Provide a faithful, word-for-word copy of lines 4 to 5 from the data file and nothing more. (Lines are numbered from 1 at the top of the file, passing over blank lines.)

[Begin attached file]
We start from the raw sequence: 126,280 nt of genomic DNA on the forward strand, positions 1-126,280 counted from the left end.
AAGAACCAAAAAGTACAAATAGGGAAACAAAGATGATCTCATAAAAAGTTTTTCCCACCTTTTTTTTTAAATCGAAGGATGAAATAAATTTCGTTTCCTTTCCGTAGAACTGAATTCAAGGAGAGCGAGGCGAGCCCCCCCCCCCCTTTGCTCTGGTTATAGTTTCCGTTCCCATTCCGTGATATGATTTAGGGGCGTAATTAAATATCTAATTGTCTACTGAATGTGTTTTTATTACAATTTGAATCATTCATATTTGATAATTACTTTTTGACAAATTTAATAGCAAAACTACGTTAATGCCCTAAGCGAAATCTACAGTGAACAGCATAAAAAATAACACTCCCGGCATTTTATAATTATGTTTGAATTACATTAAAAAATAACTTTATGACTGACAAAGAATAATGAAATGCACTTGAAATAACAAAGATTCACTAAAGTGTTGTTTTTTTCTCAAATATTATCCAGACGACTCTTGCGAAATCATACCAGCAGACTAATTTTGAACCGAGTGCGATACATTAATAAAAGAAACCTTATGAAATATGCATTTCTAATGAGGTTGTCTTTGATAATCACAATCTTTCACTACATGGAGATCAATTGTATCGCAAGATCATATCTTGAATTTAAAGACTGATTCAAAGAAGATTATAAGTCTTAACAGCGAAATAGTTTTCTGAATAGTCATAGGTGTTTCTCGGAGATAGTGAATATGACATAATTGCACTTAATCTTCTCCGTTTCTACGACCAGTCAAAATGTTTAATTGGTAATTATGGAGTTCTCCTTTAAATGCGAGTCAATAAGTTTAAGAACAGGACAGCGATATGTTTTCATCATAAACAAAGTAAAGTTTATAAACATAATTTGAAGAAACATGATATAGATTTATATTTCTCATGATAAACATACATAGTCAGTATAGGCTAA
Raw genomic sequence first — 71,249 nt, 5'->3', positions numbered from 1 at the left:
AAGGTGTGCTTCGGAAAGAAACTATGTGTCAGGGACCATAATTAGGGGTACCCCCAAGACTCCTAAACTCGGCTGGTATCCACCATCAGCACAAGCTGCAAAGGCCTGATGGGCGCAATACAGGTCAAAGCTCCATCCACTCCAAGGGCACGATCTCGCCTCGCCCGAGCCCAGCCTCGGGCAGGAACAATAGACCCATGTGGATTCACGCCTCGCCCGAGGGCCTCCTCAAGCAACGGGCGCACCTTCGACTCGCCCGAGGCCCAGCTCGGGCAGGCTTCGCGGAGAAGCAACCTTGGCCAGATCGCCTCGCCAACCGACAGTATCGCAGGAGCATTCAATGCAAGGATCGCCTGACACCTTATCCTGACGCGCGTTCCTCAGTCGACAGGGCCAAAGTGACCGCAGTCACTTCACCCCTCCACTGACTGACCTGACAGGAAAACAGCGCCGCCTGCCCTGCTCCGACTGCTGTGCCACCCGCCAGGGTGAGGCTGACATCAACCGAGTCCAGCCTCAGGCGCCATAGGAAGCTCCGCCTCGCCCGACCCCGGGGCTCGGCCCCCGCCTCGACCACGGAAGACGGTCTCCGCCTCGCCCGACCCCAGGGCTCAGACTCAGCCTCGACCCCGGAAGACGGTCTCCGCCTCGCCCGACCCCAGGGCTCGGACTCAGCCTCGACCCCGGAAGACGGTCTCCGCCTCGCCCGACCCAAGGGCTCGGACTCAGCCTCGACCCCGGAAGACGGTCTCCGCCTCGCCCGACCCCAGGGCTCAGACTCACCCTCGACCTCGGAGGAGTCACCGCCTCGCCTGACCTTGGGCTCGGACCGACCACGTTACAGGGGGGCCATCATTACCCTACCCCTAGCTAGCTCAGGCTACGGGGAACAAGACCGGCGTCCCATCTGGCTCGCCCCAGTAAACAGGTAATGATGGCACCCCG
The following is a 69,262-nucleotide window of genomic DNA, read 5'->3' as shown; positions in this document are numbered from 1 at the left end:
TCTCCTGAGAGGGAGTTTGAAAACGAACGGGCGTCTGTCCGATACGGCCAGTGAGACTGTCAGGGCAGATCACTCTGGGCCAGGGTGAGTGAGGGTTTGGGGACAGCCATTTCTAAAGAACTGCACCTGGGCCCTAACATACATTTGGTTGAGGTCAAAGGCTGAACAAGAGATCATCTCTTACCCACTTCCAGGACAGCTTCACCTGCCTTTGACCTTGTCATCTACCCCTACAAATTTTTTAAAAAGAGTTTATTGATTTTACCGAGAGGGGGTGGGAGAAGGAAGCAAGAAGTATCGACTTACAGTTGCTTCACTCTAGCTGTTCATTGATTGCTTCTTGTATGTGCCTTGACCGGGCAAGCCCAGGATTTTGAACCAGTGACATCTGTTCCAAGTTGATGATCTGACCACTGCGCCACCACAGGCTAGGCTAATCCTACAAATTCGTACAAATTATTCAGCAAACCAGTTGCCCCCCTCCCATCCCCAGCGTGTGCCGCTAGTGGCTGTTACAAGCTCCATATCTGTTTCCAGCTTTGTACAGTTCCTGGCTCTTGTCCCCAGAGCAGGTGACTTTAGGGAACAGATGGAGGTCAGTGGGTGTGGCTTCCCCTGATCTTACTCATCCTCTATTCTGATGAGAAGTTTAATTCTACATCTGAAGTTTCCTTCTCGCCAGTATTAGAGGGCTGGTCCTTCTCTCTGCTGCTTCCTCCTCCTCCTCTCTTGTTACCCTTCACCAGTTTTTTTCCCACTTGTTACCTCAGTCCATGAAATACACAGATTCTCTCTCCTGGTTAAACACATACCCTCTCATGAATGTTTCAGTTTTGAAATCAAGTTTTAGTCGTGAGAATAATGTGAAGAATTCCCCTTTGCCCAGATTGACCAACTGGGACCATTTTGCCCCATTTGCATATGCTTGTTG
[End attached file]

AAGGTGTGCTTCGGAAAGAAACTATGTGTCAGGGACCATAATTAGGGGTACCCCCAAGACTCCTAAACTCGGCTGGTATCCACCATCAGCACAAGCTGCAAAGGCCTGATGGGCGCAATACAGGTCAAAGCTCCATCCACTCCAAGGGCACGATCTCGCCTCGCCCGAGCCCAGCCTCGGGCAGGAACAATAGACCCATGTGGATTCACGCCTCGCCCGAGGGCCTCCTCAAGCAACGGGCGCACCTTCGACTCGCCCGAGGCCCAGCTCGGGCAGGCTTCGCGGAGAAGCAACCTTGGCCAGATCGCCTCGCCAACCGACAGTATCGCAGGAGCATTCAATGCAAGGATCGCCTGACACCTTATCCTGACGCGCGTTCCTCAGTCGACAGGGCCAAAGTGACCGCAGTCACTTCACCCCTCCACTGACTGACCTGACAGGAAAACAGCGCCGCCTGCCCTGCTCCGACTGCTGTGCCACCCGCCAGGGTGAGGCTGACATCAACCGAGTCCAGCCTCAGGCGCCATAGGAAGCTCCGCCTCGCCCGACCCCGGGGCTCGGCCCCCGCCTCGACCACGGAAGACGGTCTCCGCCTCGCCCGACCCCAGGGCTCAGACTCAGCCTCGACCCCGGAAGACGGTCTCCGCCTCGCCCGACCCCAGGGCTCGGACTCAGCCTCGACCCCGGAAGACGGTCTCCGCCTCGCCCGACCCAAGGGCTCGGACTCAGCCTCGACCCCGGAAGACGGTCTCCGCCTCGCCCGACCCCAGGGCTCAGACTCACCCTCGACCTCGGAGGAGTCACCGCCTCGCCTGACCTTGGGCTCGGACCGACCACGTTACAGGGGGGCCATCATTACCCTACCCCTAGCTAGCTCAGGCTACGGGGAACAAGACCGGCGTCCCATCTGGCTCGCCCCAGTAAACAGGTAATGATGGCACCCCG
The following is a 69,262-nucleotide window of genomic DNA, read 5'->3' as shown; positions in this document are numbered from 1 at the left end: